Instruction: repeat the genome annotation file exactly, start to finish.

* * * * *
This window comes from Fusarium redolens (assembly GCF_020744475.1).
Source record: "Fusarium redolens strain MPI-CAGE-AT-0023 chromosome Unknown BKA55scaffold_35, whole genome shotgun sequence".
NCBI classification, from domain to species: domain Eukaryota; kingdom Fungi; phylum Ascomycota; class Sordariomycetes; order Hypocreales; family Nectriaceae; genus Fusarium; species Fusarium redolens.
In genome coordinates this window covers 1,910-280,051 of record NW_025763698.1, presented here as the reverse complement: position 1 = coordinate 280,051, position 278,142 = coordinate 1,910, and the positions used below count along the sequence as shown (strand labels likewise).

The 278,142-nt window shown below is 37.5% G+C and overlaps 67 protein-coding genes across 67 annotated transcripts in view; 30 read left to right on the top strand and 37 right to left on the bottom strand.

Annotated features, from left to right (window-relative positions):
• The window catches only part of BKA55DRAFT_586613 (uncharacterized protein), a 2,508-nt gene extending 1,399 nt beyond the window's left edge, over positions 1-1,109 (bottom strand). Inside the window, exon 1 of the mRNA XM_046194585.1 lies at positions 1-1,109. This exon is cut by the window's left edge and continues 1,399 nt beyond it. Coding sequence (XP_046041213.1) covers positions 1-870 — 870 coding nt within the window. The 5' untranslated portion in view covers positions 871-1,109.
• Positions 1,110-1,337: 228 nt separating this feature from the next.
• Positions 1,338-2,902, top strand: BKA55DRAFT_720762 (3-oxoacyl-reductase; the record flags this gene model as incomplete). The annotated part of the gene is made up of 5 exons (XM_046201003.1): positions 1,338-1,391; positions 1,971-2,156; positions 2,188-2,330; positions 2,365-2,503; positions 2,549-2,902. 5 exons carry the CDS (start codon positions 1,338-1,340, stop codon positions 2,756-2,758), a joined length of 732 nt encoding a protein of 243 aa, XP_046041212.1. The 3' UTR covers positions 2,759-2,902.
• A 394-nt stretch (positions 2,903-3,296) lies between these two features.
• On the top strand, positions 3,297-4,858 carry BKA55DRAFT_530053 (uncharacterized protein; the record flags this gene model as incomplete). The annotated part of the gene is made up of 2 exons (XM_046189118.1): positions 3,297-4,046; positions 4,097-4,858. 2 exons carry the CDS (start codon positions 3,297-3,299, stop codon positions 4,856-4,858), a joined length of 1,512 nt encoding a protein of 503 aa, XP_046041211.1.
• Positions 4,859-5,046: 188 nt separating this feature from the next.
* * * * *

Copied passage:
This window comes from Fusarium redolens (assembly GCF_020744475.1).
Source record: "Fusarium redolens strain MPI-CAGE-AT-0023 chromosome Unknown BKA55scaffold_35, whole genome shotgun sequence".
NCBI classification, from domain to species: domain Eukaryota; kingdom Fungi; phylum Ascomycota; class Sordariomycetes; order Hypocreales; family Nectriaceae; genus Fusarium; species Fusarium redolens.
In genome coordinates this window covers 1,910-280,051 of record NW_025763698.1, presented here as the reverse complement: position 1 = coordinate 280,051, position 278,142 = coordinate 1,910, and the positions used below count along the sequence as shown (strand labels likewise).

The 278,142-nt window shown below is 37.5% G+C and overlaps 67 protein-coding genes across 67 annotated transcripts in view; 30 read left to right on the top strand and 37 right to left on the bottom strand.

Annotated features, from left to right (window-relative positions):
• The window catches only part of BKA55DRAFT_586613 (uncharacterized protein), a 2,508-nt gene extending 1,399 nt beyond the window's left edge, over positions 1-1,109 (bottom strand). Inside the window, exon 1 of the mRNA XM_046194585.1 lies at positions 1-1,109. This exon is cut by the window's left edge and continues 1,399 nt beyond it. Coding sequence (XP_046041213.1) covers positions 1-870 — 870 coding nt within the window. The 5' untranslated portion in view covers positions 871-1,109.
• Positions 1,110-1,337: 228 nt separating this feature from the next.
• Positions 1,338-2,902, top strand: BKA55DRAFT_720762 (3-oxoacyl-reductase; the record flags this gene model as incomplete). The annotated part of the gene is made up of 5 exons (XM_046201003.1): positions 1,338-1,391; positions 1,971-2,156; positions 2,188-2,330; positions 2,365-2,503; positions 2,549-2,902. 5 exons carry the CDS (start codon positions 1,338-1,340, stop codon positions 2,756-2,758), a joined length of 732 nt encoding a protein of 243 aa, XP_046041212.1. The 3' UTR covers positions 2,759-2,902.
• A 394-nt stretch (positions 2,903-3,296) lies between these two features.
• On the top strand, positions 3,297-4,858 carry BKA55DRAFT_530053 (uncharacterized protein; the record flags this gene model as incomplete). The annotated part of the gene is made up of 2 exons (XM_046189118.1): positions 3,297-4,046; positions 4,097-4,858. 2 exons carry the CDS (start codon positions 3,297-3,299, stop codon positions 4,856-4,858), a joined length of 1,512 nt encoding a protein of 503 aa, XP_046041211.1.
• Positions 4,859-5,046: 188 nt separating this feature from the next.